Do the Pirates Matter?

Chatting today with Jake over at Bucco Blog, I wondered about the reasons for the region's different reactions to our local professional sports teams. I take for granted that today, at least, and extending back for at least a decade, the kind of passion that Steelers football inspires just doesn't extend to Pirates baseball.

Is this just a matter of winning and losing? I suspect not, but it's hard for me otherwise to figure out why. Were things different 20 years ago? 30 years ago? Thoughts, please.


4 Responses to "Do the Pirates Matter?"

Tim Murray said... 8/08/2006 11:04 PM

It is largely a matter of winning and losing. There was a time when I was a kid, pre-Immaculate Reception, when relatively few people here cared about the Steelers. There was also a time as recently as the early '90's when baseball fans here actually watched the scoreboard of other teams to see how the Pirates' rivals were faring. When a rival would fall behind, a roar would go up in the stands -- something no high school-aged fan in Pittsburgh ever remembers experiencing. The Pirates are averaging around 23,000 fans per game (they play 81) for what is arguably the worst professional sports franchise at the major league (or equivalent) level. Imagine what that number would be if we were in a pennant race. Without quetion, it would be sold out most every game. (P.S. speaking of the Pirates, I have obtained a copy of the 1999 SEA contract with the Pirates. I am going to write an amicus curiae-type letter to the SEA explaining how the contract affords the SEA the right to hold the Pirates to greater accountability in performance. I will share with you, for your amusement.)

Anonymous said... 8/09/2006 11:17 AM

I remember the fan base losing it when Jim Leyland walked away from Kevin McClatchy after Leyland said he had lied to him. As we now know, Leyland was dead on.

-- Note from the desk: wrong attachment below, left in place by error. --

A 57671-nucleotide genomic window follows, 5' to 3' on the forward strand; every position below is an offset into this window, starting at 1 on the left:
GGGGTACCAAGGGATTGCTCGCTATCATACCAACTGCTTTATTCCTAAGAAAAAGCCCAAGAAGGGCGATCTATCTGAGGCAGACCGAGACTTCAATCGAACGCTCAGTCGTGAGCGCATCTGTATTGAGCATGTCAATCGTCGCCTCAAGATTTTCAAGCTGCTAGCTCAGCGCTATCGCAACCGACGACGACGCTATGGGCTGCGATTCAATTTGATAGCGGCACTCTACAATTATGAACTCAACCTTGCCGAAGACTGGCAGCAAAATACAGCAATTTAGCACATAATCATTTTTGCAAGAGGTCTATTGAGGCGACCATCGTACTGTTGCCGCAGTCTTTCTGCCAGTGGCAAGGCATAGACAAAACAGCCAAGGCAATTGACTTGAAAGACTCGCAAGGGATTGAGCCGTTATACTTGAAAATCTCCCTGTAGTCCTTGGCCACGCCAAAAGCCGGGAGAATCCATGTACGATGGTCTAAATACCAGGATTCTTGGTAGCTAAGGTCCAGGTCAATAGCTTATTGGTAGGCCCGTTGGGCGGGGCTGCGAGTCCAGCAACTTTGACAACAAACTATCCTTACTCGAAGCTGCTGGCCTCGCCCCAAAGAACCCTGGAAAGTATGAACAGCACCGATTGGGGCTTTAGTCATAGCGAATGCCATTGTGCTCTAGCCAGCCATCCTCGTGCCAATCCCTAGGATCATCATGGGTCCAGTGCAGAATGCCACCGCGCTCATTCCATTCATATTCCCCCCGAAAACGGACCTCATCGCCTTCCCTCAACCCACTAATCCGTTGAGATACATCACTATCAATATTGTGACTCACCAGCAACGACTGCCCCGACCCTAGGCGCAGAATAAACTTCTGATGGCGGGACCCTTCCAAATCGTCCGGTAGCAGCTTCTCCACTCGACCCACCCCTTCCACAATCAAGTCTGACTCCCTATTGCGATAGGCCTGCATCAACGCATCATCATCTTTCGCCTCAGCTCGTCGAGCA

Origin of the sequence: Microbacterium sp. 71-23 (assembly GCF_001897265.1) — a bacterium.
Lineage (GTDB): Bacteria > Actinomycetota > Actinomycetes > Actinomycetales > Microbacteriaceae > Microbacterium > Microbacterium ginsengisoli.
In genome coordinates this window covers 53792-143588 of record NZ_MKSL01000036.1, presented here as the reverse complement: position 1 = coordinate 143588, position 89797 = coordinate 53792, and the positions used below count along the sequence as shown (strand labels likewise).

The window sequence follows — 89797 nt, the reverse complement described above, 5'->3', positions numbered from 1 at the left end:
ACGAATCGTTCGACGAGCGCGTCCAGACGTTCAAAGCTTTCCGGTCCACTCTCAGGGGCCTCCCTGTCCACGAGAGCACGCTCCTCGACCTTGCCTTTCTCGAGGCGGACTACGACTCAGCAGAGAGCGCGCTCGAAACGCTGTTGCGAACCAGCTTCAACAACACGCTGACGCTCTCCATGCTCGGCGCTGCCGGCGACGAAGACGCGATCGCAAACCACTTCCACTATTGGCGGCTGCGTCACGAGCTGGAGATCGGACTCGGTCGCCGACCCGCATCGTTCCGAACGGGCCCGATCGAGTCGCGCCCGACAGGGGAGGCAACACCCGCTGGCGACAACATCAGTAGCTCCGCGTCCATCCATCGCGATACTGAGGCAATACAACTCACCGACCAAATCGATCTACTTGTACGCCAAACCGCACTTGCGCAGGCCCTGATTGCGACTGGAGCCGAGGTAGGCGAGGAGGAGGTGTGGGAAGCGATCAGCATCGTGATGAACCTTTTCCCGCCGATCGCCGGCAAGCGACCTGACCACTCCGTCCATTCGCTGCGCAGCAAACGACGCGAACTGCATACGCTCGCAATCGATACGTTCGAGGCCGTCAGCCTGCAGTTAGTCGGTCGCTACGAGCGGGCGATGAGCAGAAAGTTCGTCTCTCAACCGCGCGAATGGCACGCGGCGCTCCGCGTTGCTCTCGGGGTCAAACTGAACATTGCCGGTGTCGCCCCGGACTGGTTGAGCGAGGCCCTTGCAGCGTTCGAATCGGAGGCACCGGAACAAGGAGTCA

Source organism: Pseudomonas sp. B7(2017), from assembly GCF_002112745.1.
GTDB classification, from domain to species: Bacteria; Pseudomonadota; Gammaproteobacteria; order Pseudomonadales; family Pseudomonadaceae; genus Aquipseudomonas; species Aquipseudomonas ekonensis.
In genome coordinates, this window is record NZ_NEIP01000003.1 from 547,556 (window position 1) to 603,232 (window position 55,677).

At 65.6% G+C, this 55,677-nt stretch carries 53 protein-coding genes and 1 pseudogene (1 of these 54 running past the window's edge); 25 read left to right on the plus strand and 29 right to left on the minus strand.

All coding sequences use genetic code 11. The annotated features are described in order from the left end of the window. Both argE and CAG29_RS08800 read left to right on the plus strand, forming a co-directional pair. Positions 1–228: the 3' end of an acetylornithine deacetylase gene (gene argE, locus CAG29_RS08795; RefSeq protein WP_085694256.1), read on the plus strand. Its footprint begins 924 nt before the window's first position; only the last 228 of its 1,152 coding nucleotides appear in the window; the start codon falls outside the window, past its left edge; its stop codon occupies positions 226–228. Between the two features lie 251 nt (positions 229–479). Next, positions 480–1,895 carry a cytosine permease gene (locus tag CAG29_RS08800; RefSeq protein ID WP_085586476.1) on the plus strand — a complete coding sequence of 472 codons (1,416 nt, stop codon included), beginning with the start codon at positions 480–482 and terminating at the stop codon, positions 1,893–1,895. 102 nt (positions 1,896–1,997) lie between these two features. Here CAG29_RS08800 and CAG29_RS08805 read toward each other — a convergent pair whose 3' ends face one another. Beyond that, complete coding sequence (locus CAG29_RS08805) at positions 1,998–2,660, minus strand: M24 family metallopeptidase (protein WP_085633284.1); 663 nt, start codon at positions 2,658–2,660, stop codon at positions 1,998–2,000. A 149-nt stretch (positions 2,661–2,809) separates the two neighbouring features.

I tend to think the change can be attributed to MLB and the Pirates hammering away on the fans the 'small market teams will never compete' mentality that drove many fan's expectations down.

Now that the Pirates have more profit each year than the Wheeling-Pittsburgh Steel Corporation had, the fan's don't seem to mind the owner's profiting while pushing an inferior product. Have the fans simply given up?

Mark Rauterkus said... 8/09/2006 5:55 PM

We just returned from a trip to Boston where Uncle Charlie and his family watches EVERY SINGLE Red Sox game. They always have baseball on the tip of the conversation.

It used to be that way with many people in Pittsburgh too.

The turning point, like the others said, was with the overall record. Strikes, steroids, spitting in the face of umpires, and a host of other ills helped, for sure.

Pittsburgh can be a baseball town again -- for sure. But, we'll have to have better baseball at PNC Park other than that of a rare visit by the Langley High School team and opponents for the city league championships.

RichW said... 8/11/2006 1:29 PM

I want to say that winning and losing has a lot to do with it.

Evidence to support that: I grew up in CT only a 45 minute drive from Shea (55 to Yankee Stadium, but who cares). When the Mets were winning we couldn't get to enough games. When they were losing, a handful of games a year was enough.

And during the Vince Coleman era when they were drugged out and getting arrested all over the place, well, TV was enough for any Met fan and the attendance history shows it.

I also lived in Quincy for a couple of years, about a dozen T stops from Fenway. The Sox were always in the race while I lived there and it was always a sellout.

But winning was necessary to draw people. The last time they drew under a million was 1966, and the last time under 1.5 million was 1981 - a strike season.

The Sox have drawn more than two million every year since 1986 (the Buckner year). Yet in four of those years the Sox finished more than 20 games out of first. And eight times in that period they more than 10 games out.

So there's a case that Sox fandom is more tied to the city of Boston than Mets fandom is to New York - or Pirates to Pittsburgh.

Certainly a case could be made that Fenway's status (and Boston's appeal) make it a tourist desination leading to tickets being sold to folks "just passing thru". Hopefully the All-Star game gave some of that same sheen to PNC Park.

At any rate, if the Bucs were still in Three Rivers, I wouldn't be surprised if attendance dropped into the four digits. That was a decent football stadium but a horrid place for watching baseball.

Still, a winner - even a plus-.500 team - would get PNC close to or north of a 30,000 average.

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Pittsblog 2.0 is written by Mike Madison, a law professor at the University of Pittsburgh. Send email to michael.j.madison[at] Mike also blogs at, on law and technology. Chris Briem of Null Space drops by from time to time.

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